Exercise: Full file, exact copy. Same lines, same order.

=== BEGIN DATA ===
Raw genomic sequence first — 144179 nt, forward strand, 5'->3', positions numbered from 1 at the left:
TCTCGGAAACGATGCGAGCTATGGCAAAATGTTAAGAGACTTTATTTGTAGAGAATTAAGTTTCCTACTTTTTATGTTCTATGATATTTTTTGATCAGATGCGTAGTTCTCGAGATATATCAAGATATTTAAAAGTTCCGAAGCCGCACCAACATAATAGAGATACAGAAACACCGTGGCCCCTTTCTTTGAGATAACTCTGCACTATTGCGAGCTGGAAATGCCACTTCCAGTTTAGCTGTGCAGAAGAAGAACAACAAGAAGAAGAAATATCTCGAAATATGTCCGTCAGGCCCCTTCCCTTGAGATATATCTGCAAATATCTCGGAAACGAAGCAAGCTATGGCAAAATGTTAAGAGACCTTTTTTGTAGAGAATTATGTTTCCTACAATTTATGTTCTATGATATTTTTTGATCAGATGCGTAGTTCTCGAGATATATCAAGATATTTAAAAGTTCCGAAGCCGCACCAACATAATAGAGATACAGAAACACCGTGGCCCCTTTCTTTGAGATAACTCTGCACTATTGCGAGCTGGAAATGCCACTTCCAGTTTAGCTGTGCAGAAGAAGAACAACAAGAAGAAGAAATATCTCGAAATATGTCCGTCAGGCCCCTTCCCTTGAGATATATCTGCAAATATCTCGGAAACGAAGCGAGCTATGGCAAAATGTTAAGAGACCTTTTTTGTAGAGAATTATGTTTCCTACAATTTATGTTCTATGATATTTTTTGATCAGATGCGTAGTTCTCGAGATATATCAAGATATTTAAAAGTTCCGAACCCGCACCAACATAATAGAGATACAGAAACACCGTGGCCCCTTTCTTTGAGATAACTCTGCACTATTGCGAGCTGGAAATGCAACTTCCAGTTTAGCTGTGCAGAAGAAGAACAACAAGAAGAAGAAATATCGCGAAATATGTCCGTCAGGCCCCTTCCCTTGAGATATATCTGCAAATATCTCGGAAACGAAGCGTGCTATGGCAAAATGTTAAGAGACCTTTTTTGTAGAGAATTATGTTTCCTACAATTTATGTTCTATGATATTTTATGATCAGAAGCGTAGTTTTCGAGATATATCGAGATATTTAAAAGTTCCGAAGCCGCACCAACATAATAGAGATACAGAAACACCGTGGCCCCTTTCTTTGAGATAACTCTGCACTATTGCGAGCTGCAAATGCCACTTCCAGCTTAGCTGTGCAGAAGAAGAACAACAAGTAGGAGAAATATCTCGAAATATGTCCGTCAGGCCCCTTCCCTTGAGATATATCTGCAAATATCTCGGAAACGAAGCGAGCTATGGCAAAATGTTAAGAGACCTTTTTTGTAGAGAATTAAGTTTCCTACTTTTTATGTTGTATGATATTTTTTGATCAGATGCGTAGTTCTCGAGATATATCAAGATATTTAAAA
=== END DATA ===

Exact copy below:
Raw genomic sequence first — 144179 nt, forward strand, 5'->3', positions numbered from 1 at the left:
TCTCGGAAACGATGCGAGCTATGGCAAAATGTTAAGAGACTTTATTTGTAGAGAATTAAGTTTCCTACTTTTTATGTTCTATGATATTTTTTGATCAGATGCGTAGTTCTCGAGATATATCAAGATATTTAAAAGTTCCGAAGCCGCACCAACATAATAGAGATACAGAAACACCGTGGCCCCTTTCTTTGAGATAACTCTGCACTATTGCGAGCTGGAAATGCCACTTCCAGTTTAGCTGTGCAGAAGAAGAACAACAAGAAGAAGAAATATCTCGAAATATGTCCGTCAGGCCCCTTCCCTTGAGATATATCTGCAAATATCTCGGAAACGAAGCAAGCTATGGCAAAATGTTAAGAGACCTTTTTTGTAGAGAATTATGTTTCCTACAATTTATGTTCTATGATATTTTTTGATCAGATGCGTAGTTCTCGAGATATATCAAGATATTTAAAAGTTCCGAAGCCGCACCAACATAATAGAGATACAGAAACACCGTGGCCCCTTTCTTTGAGATAACTCTGCACTATTGCGAGCTGGAAATGCCACTTCCAGTTTAGCTGTGCAGAAGAAGAACAACAAGAAGAAGAAATATCTCGAAATATGTCCGTCAGGCCCCTTCCCTTGAGATATATCTGCAAATATCTCGGAAACGAAGCGAGCTATGGCAAAATGTTAAGAGACCTTTTTTGTAGAGAATTATGTTTCCTACAATTTATGTTCTATGATATTTTTTGATCAGATGCGTAGTTCTCGAGATATATCAAGATATTTAAAAGTTCCGAACCCGCACCAACATAATAGAGATACAGAAACACCGTGGCCCCTTTCTTTGAGATAACTCTGCACTATTGCGAGCTGGAAATGCAACTTCCAGTTTAGCTGTGCAGAAGAAGAACAACAAGAAGAAGAAATATCGCGAAATATGTCCGTCAGGCCCCTTCCCTTGAGATATATCTGCAAATATCTCGGAAACGAAGCGTGCTATGGCAAAATGTTAAGAGACCTTTTTTGTAGAGAATTATGTTTCCTACAATTTATGTTCTATGATATTTTATGATCAGAAGCGTAGTTTTCGAGATATATCGAGATATTTAAAAGTTCCGAAGCCGCACCAACATAATAGAGATACAGAAACACCGTGGCCCCTTTCTTTGAGATAACTCTGCACTATTGCGAGCTGCAAATGCCACTTCCAGCTTAGCTGTGCAGAAGAAGAACAACAAGTAGGAGAAATATCTCGAAATATGTCCGTCAGGCCCCTTCCCTTGAGATATATCTGCAAATATCTCGGAAACGAAGCGAGCTATGGCAAAATGTTAAGAGACCTTTTTTGTAGAGAATTAAGTTTCCTACTTTTTATGTTGTATGATATTTTTTGATCAGATGCGTAGTTCTCGAGATATATCAAGATATTTAAAA